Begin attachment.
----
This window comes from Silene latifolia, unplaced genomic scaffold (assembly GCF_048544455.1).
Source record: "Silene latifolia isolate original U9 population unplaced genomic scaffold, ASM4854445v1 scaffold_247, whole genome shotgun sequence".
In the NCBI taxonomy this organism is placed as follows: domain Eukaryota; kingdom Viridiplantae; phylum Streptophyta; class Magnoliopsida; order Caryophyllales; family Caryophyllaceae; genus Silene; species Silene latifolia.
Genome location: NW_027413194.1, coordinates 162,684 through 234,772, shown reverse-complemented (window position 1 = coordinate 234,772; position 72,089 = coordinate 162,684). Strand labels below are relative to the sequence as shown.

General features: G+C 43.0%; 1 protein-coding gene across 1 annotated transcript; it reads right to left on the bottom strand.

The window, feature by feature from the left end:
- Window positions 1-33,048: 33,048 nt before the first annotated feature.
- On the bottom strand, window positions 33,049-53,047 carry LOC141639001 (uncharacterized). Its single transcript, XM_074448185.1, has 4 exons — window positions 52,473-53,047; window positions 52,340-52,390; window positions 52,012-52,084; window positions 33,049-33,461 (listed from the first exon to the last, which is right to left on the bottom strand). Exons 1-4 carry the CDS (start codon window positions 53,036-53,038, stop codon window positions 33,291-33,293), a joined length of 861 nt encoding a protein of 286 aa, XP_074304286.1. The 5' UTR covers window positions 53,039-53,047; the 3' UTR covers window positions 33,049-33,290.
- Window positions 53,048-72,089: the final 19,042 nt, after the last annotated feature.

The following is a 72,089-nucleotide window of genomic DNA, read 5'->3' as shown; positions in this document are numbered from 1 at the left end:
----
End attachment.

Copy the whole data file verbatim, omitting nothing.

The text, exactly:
This window comes from Silene latifolia, unplaced genomic scaffold (assembly GCF_048544455.1).
Source record: "Silene latifolia isolate original U9 population unplaced genomic scaffold, ASM4854445v1 scaffold_247, whole genome shotgun sequence".
In the NCBI taxonomy this organism is placed as follows: domain Eukaryota; kingdom Viridiplantae; phylum Streptophyta; class Magnoliopsida; order Caryophyllales; family Caryophyllaceae; genus Silene; species Silene latifolia.
Genome location: NW_027413194.1, coordinates 162,684 through 234,772, shown reverse-complemented (window position 1 = coordinate 234,772; position 72,089 = coordinate 162,684). Strand labels below are relative to the sequence as shown.

General features: G+C 43.0%; 1 protein-coding gene across 1 annotated transcript; it reads right to left on the bottom strand.

The window, feature by feature from the left end:
- Window positions 1-33,048: 33,048 nt before the first annotated feature.
- On the bottom strand, window positions 33,049-53,047 carry LOC141639001 (uncharacterized). Its single transcript, XM_074448185.1, has 4 exons — window positions 52,473-53,047; window positions 52,340-52,390; window positions 52,012-52,084; window positions 33,049-33,461 (listed from the first exon to the last, which is right to left on the bottom strand). Exons 1-4 carry the CDS (start codon window positions 53,036-53,038, stop codon window positions 33,291-33,293), a joined length of 861 nt encoding a protein of 286 aa, XP_074304286.1. The 5' UTR covers window positions 53,039-53,047; the 3' UTR covers window positions 33,049-33,290.
- Window positions 53,048-72,089: the final 19,042 nt, after the last annotated feature.

The following is a 72,089-nucleotide window of genomic DNA, read 5'->3' as shown; positions in this document are numbered from 1 at the left end: